Innovation, especially collaborative innovation, or co-creation, requires the judicious use of collaborators. While it is instructive to recognize and applaud modern pace setters like Apple, P&G, Unilever, Lego, and Nike, it is important to recognize that few achievements, if any, are stand-alone; they usually stand on the shoulders of titans of a previous era.
The purpose of this blog is to pay homage to one such giant, Thomas Alva Edison, to his understanding of the importance of collaboration, to the importance of picking the right collaborators, and building requisite diversity into his invention and innovation programs.
First, some stage setting.
Chapter 5 of my book, Collaboration and Co-Creation: New Platforms for Marketing and Innovation, presents and discusses a framework for implementing co-creation programs. One of the elements of the framework deals with the issue of collaborators. Specifically, who, or which customers should the company select and invite to participate in the co-creation project?
In some cases, the company may not want to impose any restrictions, and all who desire to participate are welcome. Co-creation projects that have the potential to benefit from a diverse set of ideas and skills found in every-day people generally fit this category. For example:
- Frito-Lay’s Crash the Super Bowl Contest: can benefit from the humor and video creation skills of a large number of consumers and non-consumers of the brand.
- Oxford English Dictionary: suggestions for which words to add to the dictionary to keep it current and alive, don’t just come from connoisseurs of the English language, they come from simple, every-day readers as well.
- Coca-Cola: several hundred thousand people from all over the world helped Coke make open happiness tangible, not just a few Madison Avenue, advertising agency specialists.
There are other times, however, when the nature of the co-creation task demands that the set of collaborators be drawn from a pool of specialists. For example, Nokia Beta Labs makes it intentions very clear, it wants to collaborate with lead users only. To help determine whether if you are a lead user or not the site encourages you to take a test. Similarly, since the goal of TopCoder is helping companies meet their systems, software, and design needs, its collaborators are specialists, those who have software/system development, and design skills.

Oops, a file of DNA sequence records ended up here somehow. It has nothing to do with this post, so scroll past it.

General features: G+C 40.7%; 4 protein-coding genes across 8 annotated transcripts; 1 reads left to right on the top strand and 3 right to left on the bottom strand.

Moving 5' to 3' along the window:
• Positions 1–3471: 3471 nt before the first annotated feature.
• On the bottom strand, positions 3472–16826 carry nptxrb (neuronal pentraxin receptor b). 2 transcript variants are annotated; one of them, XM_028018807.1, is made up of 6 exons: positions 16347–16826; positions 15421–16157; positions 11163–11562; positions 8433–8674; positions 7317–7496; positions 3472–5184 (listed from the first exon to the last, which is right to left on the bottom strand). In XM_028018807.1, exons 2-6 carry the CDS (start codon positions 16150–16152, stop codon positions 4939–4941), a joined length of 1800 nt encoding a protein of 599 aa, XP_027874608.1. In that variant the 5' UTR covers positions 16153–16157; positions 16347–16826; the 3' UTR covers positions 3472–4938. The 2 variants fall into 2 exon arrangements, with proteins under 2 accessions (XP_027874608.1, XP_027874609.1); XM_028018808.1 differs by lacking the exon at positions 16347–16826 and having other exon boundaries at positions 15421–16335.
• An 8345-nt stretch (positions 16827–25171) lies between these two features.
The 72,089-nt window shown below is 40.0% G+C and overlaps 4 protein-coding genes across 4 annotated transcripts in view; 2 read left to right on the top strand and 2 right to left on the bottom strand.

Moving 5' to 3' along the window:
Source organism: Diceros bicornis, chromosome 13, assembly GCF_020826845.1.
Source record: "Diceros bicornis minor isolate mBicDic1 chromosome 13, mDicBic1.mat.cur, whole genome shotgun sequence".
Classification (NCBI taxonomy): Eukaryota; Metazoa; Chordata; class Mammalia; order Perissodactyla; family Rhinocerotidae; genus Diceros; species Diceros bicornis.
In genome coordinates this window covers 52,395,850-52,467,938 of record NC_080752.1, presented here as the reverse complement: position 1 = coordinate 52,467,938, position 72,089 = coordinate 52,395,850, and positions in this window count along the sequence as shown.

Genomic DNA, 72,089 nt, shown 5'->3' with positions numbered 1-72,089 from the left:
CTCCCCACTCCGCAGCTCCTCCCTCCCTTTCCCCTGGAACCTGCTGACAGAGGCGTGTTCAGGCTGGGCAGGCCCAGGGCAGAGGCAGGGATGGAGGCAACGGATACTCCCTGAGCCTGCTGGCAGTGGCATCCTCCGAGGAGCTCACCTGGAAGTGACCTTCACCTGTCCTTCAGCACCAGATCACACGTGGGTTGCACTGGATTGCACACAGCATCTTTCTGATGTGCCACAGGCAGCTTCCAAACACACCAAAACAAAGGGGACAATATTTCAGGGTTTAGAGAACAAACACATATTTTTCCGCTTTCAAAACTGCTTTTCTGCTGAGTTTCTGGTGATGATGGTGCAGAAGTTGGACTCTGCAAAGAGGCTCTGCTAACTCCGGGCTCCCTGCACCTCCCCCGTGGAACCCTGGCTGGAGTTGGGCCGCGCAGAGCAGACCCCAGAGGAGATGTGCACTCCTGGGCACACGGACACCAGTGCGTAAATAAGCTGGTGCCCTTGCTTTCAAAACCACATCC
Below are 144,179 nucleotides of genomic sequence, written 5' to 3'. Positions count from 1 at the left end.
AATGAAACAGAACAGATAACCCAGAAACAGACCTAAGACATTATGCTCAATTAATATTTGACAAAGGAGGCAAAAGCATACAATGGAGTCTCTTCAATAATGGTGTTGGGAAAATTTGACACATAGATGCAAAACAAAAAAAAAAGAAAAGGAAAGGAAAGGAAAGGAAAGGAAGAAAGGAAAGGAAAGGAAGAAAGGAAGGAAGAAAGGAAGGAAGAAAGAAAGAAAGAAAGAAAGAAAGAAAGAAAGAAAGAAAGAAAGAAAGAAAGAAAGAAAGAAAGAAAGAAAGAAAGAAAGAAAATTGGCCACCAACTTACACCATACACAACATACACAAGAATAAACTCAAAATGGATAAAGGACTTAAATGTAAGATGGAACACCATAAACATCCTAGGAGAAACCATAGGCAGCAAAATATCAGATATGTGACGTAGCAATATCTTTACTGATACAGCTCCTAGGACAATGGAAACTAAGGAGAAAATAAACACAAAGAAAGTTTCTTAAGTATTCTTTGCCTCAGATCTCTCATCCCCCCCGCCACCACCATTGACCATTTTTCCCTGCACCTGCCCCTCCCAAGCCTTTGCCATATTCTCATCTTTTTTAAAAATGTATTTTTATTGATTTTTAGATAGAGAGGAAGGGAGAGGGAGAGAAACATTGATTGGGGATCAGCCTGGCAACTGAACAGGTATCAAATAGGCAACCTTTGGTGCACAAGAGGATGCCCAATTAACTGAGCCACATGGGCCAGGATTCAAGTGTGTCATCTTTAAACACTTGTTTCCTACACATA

Additionally, diversity of thinking among collaborators is also important. Not surprisingly, Topcoder’s community of 300,000+ software and design professionals come from a diverse set of backgrounds and mindsets, and places, ranging from Ankara to Zagreb!
While the words and labels associated with collaborators, such as early adopters, innovators, lead users, experts, technology mavens, etc., maybe of recent vintage, the concept that in several cases, it is better to be discriminatory in choosing your collaborators has been around a long time. Without that focus and specialized inputs, the targeted co-creation programs would have essentially been non-starters.
Now back to Thomas Edison – extraordinary and brilliant on several dimensions. Not only was he technically brilliant, he also had exceptional business and organizational smarts. Specifically, in terms of collaboration and co-creation:
- He realized that in order to implement the many ranging ideas, to “give the world what it needed,” he had to have collaborators; going solo was not an option.
- Most importantly, he was acutely aware that any odd collaborator would not do – they had to approximately mirror his skills and passions. In order to achieve that goal he devised a ultra-unique 150-question test, to recruit his collaborators, no exception. If you would like to transport yourself back to 1921 to figure out if you would have made Edison’s team, visit the Edison museum site. The test is challenging and humbling, so be forewarned!
- Interestingly, most of the questions were from areas other than science. Presumably, there was greater faith in the ability of renaissance individuals to do better, no matter what the field of endeavor, than myopic moles. Exactly the opposite of what one observes today.
- He also understood the value of diversity, which is why he recruited collaborators from a wide variety of ethnic, cultural, and national backgrounds – a deliberate strategy to invest in wide-ranging perspectives and points-of-view, thereby preventing what we call “groupthink” today.
The brilliance of Edison continues to illuminate, guide, and teach. The reasons why we need to pay homage to Edison are many. In the context of collaboration and co-creation, the brief list presented above will suffice.
It’s not the size of the list that matters though – it’s the strength of its message. In today’s age, often characterized more by spin than substance, the value of Edison’s focus on fundamentals in building enduring customer value through innovation is priceless!